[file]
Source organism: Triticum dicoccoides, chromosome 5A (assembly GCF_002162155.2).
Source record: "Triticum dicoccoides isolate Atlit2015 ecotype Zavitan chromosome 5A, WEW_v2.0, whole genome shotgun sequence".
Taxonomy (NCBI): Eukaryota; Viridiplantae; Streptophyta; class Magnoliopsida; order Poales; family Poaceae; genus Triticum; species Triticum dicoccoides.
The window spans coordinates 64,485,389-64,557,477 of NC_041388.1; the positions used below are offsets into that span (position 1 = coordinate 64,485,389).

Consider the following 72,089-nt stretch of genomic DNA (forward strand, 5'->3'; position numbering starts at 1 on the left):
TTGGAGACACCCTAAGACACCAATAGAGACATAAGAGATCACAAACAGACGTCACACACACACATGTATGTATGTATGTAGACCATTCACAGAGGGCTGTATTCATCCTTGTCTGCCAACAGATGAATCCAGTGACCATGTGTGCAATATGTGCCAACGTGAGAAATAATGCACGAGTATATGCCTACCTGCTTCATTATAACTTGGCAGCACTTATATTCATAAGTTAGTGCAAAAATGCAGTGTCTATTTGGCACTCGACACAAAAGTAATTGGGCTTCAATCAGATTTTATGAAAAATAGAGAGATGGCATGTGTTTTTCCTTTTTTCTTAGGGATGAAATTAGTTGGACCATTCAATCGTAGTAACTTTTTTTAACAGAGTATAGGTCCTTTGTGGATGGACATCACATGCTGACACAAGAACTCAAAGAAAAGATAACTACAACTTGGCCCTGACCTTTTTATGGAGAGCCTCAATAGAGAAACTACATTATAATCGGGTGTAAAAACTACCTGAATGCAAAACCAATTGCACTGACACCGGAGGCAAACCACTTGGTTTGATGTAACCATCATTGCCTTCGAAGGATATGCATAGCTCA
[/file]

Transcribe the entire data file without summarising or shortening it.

Source organism: Triticum dicoccoides, chromosome 5A (assembly GCF_002162155.2).
Source record: "Triticum dicoccoides isolate Atlit2015 ecotype Zavitan chromosome 5A, WEW_v2.0, whole genome shotgun sequence".
Taxonomy (NCBI): Eukaryota; Viridiplantae; Streptophyta; class Magnoliopsida; order Poales; family Poaceae; genus Triticum; species Triticum dicoccoides.
The window spans coordinates 64,485,389-64,557,477 of NC_041388.1; the positions used below are offsets into that span (position 1 = coordinate 64,485,389).

Consider the following 72,089-nt stretch of genomic DNA (forward strand, 5'->3'; position numbering starts at 1 on the left):
TTGGAGACACCCTAAGACACCAATAGAGACATAAGAGATCACAAACAGACGTCACACACACACATGTATGTATGTATGTAGACCATTCACAGAGGGCTGTATTCATCCTTGTCTGCCAACAGATGAATCCAGTGACCATGTGTGCAATATGTGCCAACGTGAGAAATAATGCACGAGTATATGCCTACCTGCTTCATTATAACTTGGCAGCACTTATATTCATAAGTTAGTGCAAAAATGCAGTGTCTATTTGGCACTCGACACAAAAGTAATTGGGCTTCAATCAGATTTTATGAAAAATAGAGAGATGGCATGTGTTTTTCCTTTTTTCTTAGGGATGAAATTAGTTGGACCATTCAATCGTAGTAACTTTTTTTAACAGAGTATAGGTCCTTTGTGGATGGACATCACATGCTGACACAAGAACTCAAAGAAAAGATAACTACAACTTGGCCCTGACCTTTTTATGGAGAGCCTCAATAGAGAAACTACATTATAATCGGGTGTAAAAACTACCTGAATGCAAAACCAATTGCACTGACACCGGAGGCAAACCACTTGGTTTGATGTAACCATCATTGCCTTCGAAGGATATGCATAGCTCA